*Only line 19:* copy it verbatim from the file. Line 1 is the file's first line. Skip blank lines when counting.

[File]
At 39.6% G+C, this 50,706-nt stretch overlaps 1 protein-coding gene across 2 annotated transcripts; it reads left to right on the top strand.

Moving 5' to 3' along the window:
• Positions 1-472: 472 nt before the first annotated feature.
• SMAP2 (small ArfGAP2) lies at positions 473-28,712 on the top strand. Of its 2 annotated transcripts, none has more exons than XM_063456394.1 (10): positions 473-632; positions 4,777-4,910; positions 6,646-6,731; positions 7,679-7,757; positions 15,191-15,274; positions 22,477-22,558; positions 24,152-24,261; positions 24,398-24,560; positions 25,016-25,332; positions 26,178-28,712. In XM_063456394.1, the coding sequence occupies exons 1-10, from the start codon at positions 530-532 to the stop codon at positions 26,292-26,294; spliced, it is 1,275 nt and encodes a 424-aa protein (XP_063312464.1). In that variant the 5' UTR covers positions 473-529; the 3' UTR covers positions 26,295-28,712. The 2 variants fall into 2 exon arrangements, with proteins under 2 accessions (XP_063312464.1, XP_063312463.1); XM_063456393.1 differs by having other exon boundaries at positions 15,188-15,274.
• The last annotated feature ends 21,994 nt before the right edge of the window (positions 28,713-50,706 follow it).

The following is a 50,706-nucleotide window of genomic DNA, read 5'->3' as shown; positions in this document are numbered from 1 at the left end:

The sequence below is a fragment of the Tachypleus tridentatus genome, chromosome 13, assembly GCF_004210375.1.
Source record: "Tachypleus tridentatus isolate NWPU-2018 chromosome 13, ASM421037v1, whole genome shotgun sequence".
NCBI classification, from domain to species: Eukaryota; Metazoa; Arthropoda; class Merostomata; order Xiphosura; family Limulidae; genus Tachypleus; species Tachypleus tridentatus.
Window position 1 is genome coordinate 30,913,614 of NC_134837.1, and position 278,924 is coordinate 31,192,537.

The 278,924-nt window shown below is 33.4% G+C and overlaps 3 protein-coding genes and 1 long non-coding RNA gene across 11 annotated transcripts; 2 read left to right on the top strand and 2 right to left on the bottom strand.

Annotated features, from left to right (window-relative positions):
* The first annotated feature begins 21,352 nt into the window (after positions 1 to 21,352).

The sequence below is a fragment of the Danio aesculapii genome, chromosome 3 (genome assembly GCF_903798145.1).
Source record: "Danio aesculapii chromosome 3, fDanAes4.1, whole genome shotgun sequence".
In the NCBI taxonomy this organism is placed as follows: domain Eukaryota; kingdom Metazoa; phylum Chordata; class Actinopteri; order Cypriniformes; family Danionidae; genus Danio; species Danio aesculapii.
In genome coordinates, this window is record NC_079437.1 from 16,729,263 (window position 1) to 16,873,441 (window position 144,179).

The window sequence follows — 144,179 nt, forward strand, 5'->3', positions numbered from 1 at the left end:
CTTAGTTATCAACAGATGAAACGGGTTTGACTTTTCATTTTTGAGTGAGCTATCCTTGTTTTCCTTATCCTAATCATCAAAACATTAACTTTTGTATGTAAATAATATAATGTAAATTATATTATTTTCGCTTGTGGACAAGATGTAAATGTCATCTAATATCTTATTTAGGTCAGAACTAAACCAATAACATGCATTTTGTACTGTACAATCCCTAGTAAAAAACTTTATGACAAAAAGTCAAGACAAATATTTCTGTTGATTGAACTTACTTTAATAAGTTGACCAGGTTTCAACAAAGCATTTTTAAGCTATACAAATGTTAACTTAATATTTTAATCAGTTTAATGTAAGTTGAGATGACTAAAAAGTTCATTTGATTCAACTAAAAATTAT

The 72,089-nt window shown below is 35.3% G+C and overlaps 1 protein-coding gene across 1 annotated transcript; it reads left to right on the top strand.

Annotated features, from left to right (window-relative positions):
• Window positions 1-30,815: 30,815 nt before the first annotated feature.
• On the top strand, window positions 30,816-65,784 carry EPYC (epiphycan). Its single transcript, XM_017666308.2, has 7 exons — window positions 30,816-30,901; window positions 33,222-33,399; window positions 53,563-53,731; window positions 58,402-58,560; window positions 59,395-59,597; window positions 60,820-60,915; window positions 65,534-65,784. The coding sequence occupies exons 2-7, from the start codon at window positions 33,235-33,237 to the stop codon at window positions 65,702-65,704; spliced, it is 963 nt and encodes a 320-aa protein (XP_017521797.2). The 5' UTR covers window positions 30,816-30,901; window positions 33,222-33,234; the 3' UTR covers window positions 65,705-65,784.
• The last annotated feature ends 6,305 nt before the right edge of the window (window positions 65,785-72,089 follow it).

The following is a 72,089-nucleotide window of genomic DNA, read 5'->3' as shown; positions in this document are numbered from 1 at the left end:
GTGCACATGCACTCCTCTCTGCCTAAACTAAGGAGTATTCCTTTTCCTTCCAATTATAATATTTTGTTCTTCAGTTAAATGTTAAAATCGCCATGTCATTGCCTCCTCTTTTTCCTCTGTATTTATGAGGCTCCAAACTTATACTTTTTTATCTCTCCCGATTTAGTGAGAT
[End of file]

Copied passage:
CTTAGTTATCAACAGATGAAACGGGTTTGACTTTTCATTTTTGAGTGAGCTATCCTTGTTTTCCTTATCCTAATCATCAAAACATTAACTTTTGTATGTAAATAATATAATGTAAATTATATTATTTTCGCTTGTGGACAAGATGTAAATGTCATCTAATATCTTATTTAGGTCAGAACTAAACCAATAACATGCATTTTGTACTGTACAATCCCTAGTAAAAAACTTTATGACAAAAAGTCAAGACAAATATTTCTGTTGATTGAACTTACTTTAATAAGTTGACCAGGTTTCAACAAAGCATTTTTAAGCTATACAAATGTTAACTTAATATTTTAATCAGTTTAATGTAAGTTGAGATGACTAAAAAGTTCATTTGATTCAACTAAAAATTAT